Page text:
• Create a more resilient and independent national organisation by diversifying income sources.
• Promote the benefits and value of community housing to the wider public.

How we are structured
CHIA was established as a member-driven industry peak body in mid-2015 with the aim of developing a strong national voice for the sector, independent of government. CHIA has a national Board of 12 Directors, supported by Regional Committees in the ACT, South Australia, Tasmania and Western Australia, and by state community housing peak bodies in New South Wales, Queensland and Victoria.

Management
The Chief Executive Officer is supported by a Media and Communications officer (0.4 FTE) and a bookkeeper/admin officer (0.4 FTE). The Board intends to add more functions over time as the organisation develops and as the sector expands.

CHIA’s national office is currently located in Melbourne with regular travel to Canberra to engage with Federal Ministers, other Members of Parliament and government officials. However, CHIA is open to relocating its national office to Canberra, Melbourne or Sydney for the right applicant.

Expression of interest
For a confidential discussion please call Mark Williams on (08) 8238 3468 or email your resume to mark@globalskilledsolutions.com.

Closing date for applications is Monday 12th November 2018

 

CHIA Vic launches election platform

Katoomba approves $16.7m affordable housing development

St Vincent de Paul Housing has received approval to build 26 affordable housing units in Katoomba. The $16.7m project is expected to begin later this year or early 2019, with completion in 2020.

A spokeswoman for St Vincent de Paul, Felicity Moody, said there would be eight one-bedroom units and 18 two-bedroom units over eight levels (two levels will be basement parking).

‘All units are to be used for social housing tenants aged 55 and over,’ Ms Moody says.

The development will be built just south of the heart of Katoomba on a site currently being used as an unofficial car park.
Ms Moody said St Vincent de Paul Housing ‘intends to use the development to deliver services under NSW Government’s Social and Affordable Housing Fund (SAHF)’.

The move follows repeated public comments by St Vincent de Paul’s former National Council CEO Dr John Falzon on the increasing rate of homelessness.

Australian Institute of Health and Welfare data by Homelessness Australia from 2017 has shown a significant increase in the numbers of young people and older women experiencing homelessness. Women and children escaping family violence is still the biggest driver of homelessness in the country.

Dr Falzon says, ‘It is painfully clear the rate of homelessness in Australia is rising with a nine per cent increase in the number of people seeking help from homelessness agencies over the 2015-16 financial year compared to the previous year.’

‘There are 200,000 people on the waiting list for social housing and at the same time Australia has a shortfall of housing supply, estimated at over 500,000 rental dwellings, which are both affordable and available to the lowest income households.’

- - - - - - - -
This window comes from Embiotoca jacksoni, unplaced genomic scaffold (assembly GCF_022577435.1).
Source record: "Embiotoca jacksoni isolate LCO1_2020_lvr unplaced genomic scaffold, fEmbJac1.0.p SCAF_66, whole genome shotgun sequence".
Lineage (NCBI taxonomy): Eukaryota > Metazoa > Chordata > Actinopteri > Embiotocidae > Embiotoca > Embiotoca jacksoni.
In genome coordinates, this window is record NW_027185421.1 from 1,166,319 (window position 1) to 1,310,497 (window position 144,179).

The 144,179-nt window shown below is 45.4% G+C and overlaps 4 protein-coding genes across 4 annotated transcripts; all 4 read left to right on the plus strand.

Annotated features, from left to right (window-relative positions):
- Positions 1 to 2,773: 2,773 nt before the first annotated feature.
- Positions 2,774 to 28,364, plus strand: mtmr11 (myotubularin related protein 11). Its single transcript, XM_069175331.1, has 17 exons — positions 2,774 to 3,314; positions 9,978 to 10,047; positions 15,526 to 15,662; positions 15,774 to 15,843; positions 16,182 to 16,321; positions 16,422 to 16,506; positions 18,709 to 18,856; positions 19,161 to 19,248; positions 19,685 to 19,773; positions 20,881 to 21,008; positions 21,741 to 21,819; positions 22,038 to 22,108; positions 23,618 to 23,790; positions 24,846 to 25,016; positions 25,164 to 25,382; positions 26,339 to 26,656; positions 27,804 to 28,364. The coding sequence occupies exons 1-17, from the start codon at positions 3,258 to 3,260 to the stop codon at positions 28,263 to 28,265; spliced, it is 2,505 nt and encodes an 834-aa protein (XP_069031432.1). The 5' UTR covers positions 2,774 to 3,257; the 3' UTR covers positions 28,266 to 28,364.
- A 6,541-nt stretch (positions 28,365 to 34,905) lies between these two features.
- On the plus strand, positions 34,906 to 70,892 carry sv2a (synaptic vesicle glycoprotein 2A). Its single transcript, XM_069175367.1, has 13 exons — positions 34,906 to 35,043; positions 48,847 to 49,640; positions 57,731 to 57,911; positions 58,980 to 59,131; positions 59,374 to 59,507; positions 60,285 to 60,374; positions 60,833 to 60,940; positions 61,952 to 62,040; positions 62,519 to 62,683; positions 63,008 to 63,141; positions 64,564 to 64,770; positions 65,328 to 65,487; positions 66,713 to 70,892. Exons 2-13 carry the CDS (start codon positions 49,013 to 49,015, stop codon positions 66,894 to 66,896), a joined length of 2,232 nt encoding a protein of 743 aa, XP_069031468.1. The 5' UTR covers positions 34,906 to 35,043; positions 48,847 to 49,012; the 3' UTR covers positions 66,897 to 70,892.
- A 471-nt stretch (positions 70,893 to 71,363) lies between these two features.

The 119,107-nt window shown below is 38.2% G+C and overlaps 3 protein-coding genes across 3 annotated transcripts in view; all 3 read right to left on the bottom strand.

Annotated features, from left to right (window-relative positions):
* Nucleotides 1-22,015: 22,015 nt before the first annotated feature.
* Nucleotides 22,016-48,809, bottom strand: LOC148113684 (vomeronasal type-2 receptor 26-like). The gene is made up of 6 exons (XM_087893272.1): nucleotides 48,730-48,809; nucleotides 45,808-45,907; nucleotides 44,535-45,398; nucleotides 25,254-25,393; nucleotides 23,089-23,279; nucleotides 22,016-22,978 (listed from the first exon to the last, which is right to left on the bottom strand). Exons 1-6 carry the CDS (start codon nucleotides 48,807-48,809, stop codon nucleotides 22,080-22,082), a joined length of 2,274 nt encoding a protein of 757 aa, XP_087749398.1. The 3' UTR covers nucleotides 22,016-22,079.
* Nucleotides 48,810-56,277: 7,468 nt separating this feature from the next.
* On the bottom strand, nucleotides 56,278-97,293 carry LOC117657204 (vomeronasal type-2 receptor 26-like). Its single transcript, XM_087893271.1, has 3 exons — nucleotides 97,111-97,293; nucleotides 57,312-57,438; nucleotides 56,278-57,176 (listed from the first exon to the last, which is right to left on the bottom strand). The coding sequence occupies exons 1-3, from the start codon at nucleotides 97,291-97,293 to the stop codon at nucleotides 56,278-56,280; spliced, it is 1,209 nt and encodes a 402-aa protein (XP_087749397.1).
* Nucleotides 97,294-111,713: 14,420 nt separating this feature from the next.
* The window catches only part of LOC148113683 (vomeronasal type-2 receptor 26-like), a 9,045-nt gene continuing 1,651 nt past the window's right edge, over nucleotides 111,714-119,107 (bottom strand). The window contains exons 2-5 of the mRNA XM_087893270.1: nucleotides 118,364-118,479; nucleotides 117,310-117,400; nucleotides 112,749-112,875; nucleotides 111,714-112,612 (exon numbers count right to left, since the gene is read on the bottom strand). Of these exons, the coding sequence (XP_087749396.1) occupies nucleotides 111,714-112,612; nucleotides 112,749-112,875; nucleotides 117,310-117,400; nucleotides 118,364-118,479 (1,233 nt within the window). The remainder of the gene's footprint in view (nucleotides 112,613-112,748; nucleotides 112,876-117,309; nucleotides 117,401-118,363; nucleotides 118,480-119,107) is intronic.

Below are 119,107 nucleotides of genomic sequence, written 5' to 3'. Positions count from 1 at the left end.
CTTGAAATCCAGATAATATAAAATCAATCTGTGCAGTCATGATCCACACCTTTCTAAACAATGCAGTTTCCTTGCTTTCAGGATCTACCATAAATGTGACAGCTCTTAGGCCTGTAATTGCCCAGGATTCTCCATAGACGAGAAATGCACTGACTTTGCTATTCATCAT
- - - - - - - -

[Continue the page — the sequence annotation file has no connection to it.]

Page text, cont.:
Meet your Board Members: Steve Bevington

Steve Bevington began his housing affordability journey in the late 70s in London, when he started a housing cooperative with some friends. Fast forward almost 40 years, and he now oversees Australia’s largest community housing organisation with operations in South America, South East Asia, South Asia and, most recently, Africa.

It’s been quite the ride, given Community Housing Limited (CHL) was a company only on paper when he began working there as its first employee in 1994. It was set up to cater to tenants whose needs would not be met by Victoria’s existing community housing organisations, which, at that time, specialised in certain cohorts such as elderly tenants, crisis housing or those with a disability or housing models such as housing cooperatives.

‘By November 17, CHL will manage 11,000 houses, which is more than double the next provider within our sector, and we’re the only organisation that operates across all six states. However, whilst that is substantial in Australia, it’s still not a substantial organisation in European terms,’ Steve says.

CHL has also expanded overseas, with operations in Timor-Leste, Chile, Peru, India, Papua New Guinea, Indonesia, and, as of this year, Rwanda.

‘The general strategy is to work in South East Asia, South Asia, South America, and sub-Saharan Africa. It took us many years to get to sub-Saharan Africa…Africa was always going to be the hardest, and it is, although the others are pretty hard too to be honest,’ Steve says.

Whilst the overseas operations are, overall, relatively small and new, they are important, he says.

‘If you look at Australia, in reality 10 per cent of people are in high housing need, of which only about 3.5 per cent are being served. If you’re looking at the other countries, you’re talking about 60, 70, 80 per cent.

‘I think for all the difficulties we have in Australia, we’re still a lucky country, and a country where the majority of the people are in pretty good nick. The question is: Does one have a broader social conscience? Is one’s mission based on Australia?’